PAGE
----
The Map object holds key-value pairs. Any value (both objects and primitive values) may be used as either a key or a value.


new Map([iterable])


An Array or other iterable object whose elements are key-value pairs. Each key-value pair is added to the new Map; null values are treated as undefined.


A Map object iterates its elements in insertion order — a for...of loop returns an array of [key, value] for each iteration.

It should be noted that a Map which is a map of an object, especially a dictionary of dictionaries, will only map to the object's insertion order—which is random and not ordered.

Key equality

Key equality is based on the "SameValueZero" algorithm: NaN is considered the same as NaN (even though NaN !== NaN) and all other values are considered equal according to the semantics of the === operator. In the current ECMAScript specification -0 and +0 are considered equal, although this was not so in earlier drafts. See "Value equality for -0 and 0" in the browser compatibility table for details.

Objects and maps compared

Objects are similar to Maps in that both let you set keys to values, retrieve those values, delete keys, and detect whether something is stored at a key. Because of this (and because there were no built-in alternatives), Objects have been used as Maps historically; however, there are important differences that make using a Map preferable in certain cases:

  • An Object has a prototype, so there are default keys in the map that could collide with your keys if you're not careful. As of ES5 can be bypassed by using map = Object.create(null), but is seldom done.
  • The keys of an Object are Strings and Symbols, whereas they can be any value for a Map, including functions, objects, and any primitive.
  • You can get the size of a Map easily with the size property, while the size of an Object must be determined manually.

This does not mean you should use Maps everywhere. If you're not sure which one to use, ask yourself the following questions:

  • Are keys usually unknown until run time? Do you need to look them up dynamically?
  • Do all values have the same type? Can they be used interchangeably?
  • Do you need keys that aren't strings?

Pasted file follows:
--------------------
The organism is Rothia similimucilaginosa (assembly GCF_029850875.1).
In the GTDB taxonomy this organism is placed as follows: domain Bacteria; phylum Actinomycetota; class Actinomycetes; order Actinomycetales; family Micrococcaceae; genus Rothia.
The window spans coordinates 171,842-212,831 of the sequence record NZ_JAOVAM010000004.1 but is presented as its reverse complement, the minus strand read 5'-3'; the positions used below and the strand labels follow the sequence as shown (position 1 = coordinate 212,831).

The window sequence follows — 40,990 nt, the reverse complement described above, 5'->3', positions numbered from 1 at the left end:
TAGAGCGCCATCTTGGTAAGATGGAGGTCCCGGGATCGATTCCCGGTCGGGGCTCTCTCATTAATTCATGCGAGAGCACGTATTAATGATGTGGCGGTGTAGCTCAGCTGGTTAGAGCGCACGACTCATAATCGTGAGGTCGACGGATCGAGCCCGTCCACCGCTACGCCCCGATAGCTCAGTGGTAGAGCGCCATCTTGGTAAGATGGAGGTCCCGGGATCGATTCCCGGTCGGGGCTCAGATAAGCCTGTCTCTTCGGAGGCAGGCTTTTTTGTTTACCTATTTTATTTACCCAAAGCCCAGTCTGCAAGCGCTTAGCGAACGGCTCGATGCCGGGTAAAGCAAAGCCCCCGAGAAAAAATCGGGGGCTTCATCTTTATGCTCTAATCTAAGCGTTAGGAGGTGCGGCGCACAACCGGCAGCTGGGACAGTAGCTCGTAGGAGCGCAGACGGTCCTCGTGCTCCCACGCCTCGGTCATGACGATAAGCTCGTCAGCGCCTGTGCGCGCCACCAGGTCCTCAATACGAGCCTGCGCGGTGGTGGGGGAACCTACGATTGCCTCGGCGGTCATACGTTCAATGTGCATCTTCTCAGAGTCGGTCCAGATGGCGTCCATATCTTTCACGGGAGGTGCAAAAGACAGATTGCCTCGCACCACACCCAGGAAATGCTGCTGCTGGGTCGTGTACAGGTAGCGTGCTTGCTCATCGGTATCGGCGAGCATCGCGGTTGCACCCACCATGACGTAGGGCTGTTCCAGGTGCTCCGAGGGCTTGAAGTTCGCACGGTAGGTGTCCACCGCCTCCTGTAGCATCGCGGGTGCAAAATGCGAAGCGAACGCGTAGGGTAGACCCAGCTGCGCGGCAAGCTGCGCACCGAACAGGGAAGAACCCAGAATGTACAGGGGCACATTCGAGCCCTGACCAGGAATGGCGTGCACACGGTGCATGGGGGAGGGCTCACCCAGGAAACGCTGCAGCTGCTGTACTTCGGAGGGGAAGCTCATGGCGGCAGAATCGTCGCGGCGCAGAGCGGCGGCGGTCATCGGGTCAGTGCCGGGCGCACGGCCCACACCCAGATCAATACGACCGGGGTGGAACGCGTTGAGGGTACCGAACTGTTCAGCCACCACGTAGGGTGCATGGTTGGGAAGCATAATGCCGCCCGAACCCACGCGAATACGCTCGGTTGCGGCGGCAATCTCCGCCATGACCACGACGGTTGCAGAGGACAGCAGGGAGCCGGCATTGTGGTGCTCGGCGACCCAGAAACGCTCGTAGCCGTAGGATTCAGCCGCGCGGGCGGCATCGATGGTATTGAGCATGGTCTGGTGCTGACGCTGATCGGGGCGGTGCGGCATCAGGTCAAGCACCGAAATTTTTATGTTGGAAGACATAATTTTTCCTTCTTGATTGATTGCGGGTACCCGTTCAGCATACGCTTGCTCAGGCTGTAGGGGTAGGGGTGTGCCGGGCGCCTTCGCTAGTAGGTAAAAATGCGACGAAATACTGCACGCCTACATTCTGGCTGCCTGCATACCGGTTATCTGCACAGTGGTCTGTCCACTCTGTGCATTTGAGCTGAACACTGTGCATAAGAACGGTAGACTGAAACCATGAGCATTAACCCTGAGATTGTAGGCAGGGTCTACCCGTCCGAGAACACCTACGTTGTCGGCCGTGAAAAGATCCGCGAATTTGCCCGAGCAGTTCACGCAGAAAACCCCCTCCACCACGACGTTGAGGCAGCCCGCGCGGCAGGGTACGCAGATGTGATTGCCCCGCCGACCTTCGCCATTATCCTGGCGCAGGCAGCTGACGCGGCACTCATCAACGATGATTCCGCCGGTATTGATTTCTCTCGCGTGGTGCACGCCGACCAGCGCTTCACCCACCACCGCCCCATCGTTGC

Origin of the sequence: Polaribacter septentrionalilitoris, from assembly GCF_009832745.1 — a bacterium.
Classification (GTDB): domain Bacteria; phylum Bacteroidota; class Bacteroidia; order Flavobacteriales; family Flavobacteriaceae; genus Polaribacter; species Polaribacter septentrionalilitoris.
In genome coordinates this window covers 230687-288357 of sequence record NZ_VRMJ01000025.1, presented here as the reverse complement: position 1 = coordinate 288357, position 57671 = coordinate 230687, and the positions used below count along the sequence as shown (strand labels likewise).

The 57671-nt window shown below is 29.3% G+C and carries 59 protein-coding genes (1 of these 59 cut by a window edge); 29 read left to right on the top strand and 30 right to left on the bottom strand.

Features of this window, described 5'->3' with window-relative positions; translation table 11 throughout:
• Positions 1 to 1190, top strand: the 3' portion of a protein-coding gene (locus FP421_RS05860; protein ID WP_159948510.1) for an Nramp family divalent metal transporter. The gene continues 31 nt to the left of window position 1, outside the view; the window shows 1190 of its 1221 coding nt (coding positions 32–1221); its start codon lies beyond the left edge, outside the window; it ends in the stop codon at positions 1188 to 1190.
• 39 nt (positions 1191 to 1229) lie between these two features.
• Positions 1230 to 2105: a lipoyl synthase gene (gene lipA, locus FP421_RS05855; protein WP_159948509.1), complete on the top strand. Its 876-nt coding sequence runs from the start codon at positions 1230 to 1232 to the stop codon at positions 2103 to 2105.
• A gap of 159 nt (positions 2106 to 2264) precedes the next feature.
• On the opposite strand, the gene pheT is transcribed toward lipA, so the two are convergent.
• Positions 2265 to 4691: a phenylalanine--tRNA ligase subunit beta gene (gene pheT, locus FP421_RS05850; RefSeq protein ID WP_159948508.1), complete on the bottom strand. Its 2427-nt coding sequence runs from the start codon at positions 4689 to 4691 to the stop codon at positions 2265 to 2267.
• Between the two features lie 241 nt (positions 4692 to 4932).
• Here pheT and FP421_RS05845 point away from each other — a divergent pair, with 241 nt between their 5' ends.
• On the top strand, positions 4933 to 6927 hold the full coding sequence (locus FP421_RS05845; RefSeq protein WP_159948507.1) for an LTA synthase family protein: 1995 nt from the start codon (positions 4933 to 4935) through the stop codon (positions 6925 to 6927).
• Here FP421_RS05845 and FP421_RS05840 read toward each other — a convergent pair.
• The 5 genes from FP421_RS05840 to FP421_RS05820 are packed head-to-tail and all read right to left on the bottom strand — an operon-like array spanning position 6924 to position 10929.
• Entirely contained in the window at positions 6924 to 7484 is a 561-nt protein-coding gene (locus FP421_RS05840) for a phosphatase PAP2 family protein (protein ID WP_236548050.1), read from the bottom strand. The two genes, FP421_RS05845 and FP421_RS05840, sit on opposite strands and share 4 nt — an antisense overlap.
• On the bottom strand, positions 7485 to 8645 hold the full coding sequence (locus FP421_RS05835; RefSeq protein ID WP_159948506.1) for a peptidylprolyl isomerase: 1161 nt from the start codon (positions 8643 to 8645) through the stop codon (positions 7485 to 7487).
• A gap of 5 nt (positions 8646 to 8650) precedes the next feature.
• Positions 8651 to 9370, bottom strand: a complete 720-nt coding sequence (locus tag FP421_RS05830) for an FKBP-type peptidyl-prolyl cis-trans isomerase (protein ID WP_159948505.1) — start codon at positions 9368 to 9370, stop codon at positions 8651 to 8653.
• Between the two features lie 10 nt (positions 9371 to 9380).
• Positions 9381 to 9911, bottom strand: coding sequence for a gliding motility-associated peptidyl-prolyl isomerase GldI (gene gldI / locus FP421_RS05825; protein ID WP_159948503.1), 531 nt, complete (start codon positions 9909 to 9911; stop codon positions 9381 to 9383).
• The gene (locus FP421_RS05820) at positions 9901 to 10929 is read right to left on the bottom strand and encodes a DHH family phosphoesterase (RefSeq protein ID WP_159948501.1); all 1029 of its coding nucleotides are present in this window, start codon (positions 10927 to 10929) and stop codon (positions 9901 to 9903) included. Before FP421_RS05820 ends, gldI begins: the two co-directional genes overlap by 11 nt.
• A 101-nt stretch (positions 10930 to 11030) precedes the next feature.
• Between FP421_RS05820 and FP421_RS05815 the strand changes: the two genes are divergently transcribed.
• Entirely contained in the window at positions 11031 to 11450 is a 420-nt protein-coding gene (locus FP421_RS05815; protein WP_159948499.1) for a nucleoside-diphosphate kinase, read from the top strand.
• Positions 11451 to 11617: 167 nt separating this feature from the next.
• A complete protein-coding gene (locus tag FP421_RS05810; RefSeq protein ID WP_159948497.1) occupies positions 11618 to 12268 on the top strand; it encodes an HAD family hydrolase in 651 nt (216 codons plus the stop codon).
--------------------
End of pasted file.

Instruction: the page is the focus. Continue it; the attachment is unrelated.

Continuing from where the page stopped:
• Are key-value pairs frequently added or removed?
  • Do you have an arbitrary (easily changing) number of key-value pairs?
  • Is the collection iterated?

If you answered 'yes' to any of those questions, that is a sign that you might want to use a Map. Contrariwise, if you have a fixed number of keys, operate on them individually, or distinguish between their usage, then you probably want to use an Object.


The value of the length property is 0.
get Map[@@species]
The constructor function that is used to create derived objects.
Represents the prototype for the Map constructor. Allows the addition of properties to all Map objects.

Map instances

All Map instances inherit from Map.prototype.


Returns the function that created an instance's prototype. This is the Map function by default.
Returns the number of key/value pairs in the Map object.


Removes all key/value pairs from the Map object.
Removes any value associated to the key and returns the value that Map.prototype.has(key) would have previously returned. Map.prototype.has(key) will return false afterwards.
Returns a new Iterator object that contains an array of [key, value] for each element in the Map object in insertion order.
Map.prototype.forEach(callbackFn[, thisArg])
Calls callbackFn once for each key-value pair present in the Map object, in insertion order. If a thisArg parameter is provided to forEach, it will be used as the this value for each callback.
Returns the value associated to the key, or undefined if there is none.
Returns a boolean asserting whether a value has been associated to the key in the Map object or not.
Returns a new Iterator object that contains the keys for each element in the Map object in insertion order.
Map.prototype.set(key, value)
Sets the value for the key in the Map object. Returns the Map object.
Returns a new Iterator object that contains the values for each element in the Map object in insertion order.